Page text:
Thinking outside the box on block scheduling
Wayne Wheeler is Director of International Programs and Services at the American Association of Community Colleges (AACC). He sits on the WFCP Board and is the Federation’s Deputy Chair, Americas. This article was originally published in AACC’s Community College Daily.
The block model for academic scheduling is an age-old idea that has recently found international appeal.
Notably, only a handful of mostly private, small liberal arts colleges and universities in the U.S. currently use the block model, including Cornell College (Iowa), Colorado College, Tusculum University (Tennessee) and University of Montana Western. But a recent Australian version may provide new inspiration and spur more out-of-the-box innovation here in America as U.S. higher education institutions — including community colleges — evolve and continue to seek promising practices that can increase student retention, success and completion.
Under a traditional class schedule, students study four subjects at the same time over the course of a 16-week semester. The block model differs in that students study only one subject at a time. Each subject (a block) is taught more intensely over a shorter, four-week period.
In Australia, Victoria University (Vic Uni), a public institution in Melbourne, recently adopted a version of the block model after a change in policy toward more open-access admissions resulted in a dramatic decrease in their student retention, success and completion rates. Their student data indicated that the new admissions policy attracted more first-generation students from lower socio-economic levels, who tended to be older, had full-time jobs and/or significant family obligations — which mirrors the students body of most U.S. community colleges.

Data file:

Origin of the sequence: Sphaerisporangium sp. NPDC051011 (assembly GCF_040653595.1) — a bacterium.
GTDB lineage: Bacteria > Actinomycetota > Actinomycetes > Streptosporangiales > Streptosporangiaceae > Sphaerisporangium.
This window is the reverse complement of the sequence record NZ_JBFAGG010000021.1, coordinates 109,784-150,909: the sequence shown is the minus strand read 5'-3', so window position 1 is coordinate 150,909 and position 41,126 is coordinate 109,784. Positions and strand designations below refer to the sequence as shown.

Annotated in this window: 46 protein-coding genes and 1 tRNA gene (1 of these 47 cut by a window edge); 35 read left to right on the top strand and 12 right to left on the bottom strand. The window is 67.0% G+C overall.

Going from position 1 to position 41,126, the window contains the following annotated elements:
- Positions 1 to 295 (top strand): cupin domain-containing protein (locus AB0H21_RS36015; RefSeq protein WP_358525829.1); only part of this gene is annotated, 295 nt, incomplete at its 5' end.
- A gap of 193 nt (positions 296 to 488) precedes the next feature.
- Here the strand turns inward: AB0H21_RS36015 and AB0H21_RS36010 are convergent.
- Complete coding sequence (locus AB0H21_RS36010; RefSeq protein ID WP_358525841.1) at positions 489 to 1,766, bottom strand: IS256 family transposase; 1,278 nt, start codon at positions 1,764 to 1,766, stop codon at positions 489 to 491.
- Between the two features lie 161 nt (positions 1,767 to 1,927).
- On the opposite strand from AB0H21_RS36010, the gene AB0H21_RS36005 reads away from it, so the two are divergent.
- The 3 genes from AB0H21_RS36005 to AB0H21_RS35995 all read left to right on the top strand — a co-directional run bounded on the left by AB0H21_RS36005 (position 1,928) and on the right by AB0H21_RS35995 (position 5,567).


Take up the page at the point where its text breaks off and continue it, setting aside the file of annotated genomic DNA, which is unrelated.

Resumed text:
Balancing school and life
In their search for possible solutions, university officials believed that the block model would successfully allow students to juggle their academics with their other, out-of-class life obligations and to reduce their exposure to student debt. Vic Uni officials ultimately implemented a new version of the block model that incorporated other promising practices and is more closely tailored to their institution and student demographics.
Under the Vic Uni block model, classes are held only three days per week and on no more than two consecutive days, which helps students to successfully manage their competing life obligations. Labs and other related activities are also held on the same days. Students have only one teacher per subject/block.
To encourage persistence and timely completion, students who do not do well don’t have to wait an entire year to retake prerequisite courses. They can take the same block again later in the same academic year or often within the same semester.
Pedagogy is enhanced to facilitate collaboration and immersive learning. Professors incorporate blended learning and flipped classroom models to maximize in-class discussions. It also saves students time and money.
Streamlined on attaining skills
Blocks incorporate complementary activities to enhance students’ knowledge and skills and to help students move more quickly from remedial to standard academic levels. Courses are structured to maximize students’ acquisition of employability and 21st-century skills — foundational skills (literacy, numeracy, cultural and civic); competencies (critical thinking, creativity, communication, collaboration); and character traits (curiosity, initiative, persistence, adaptability, leadership, social and cultural awareness).
Assessments, both formative and summative, are frequent and contained within the block to provide students with timely and impactful feedback so that, before incurring an entire semester of debt, students have a good sense of how well they are doing or whether or not they like college life at all.
The Vic Uni block model has received high accolades, including the 2018 IEAA Excellence Award for Innovation. The block model was so successful at the university that officials have decided to expand it beyond the first-year class and are planning to eventually convert the entire university, including career and technical education programs, to the block model.
Under the Vic Uni block model, the number of first-year students receiving the two highest grade levels jumped by more than 43 percent. More than 50 percent for international students. The first-year student retention rate climbed to 88 percent.
Because Vic Uni’s success was largely inspired by the American block model, university officials hope to share this new, international version of the block model with U.S. institutions.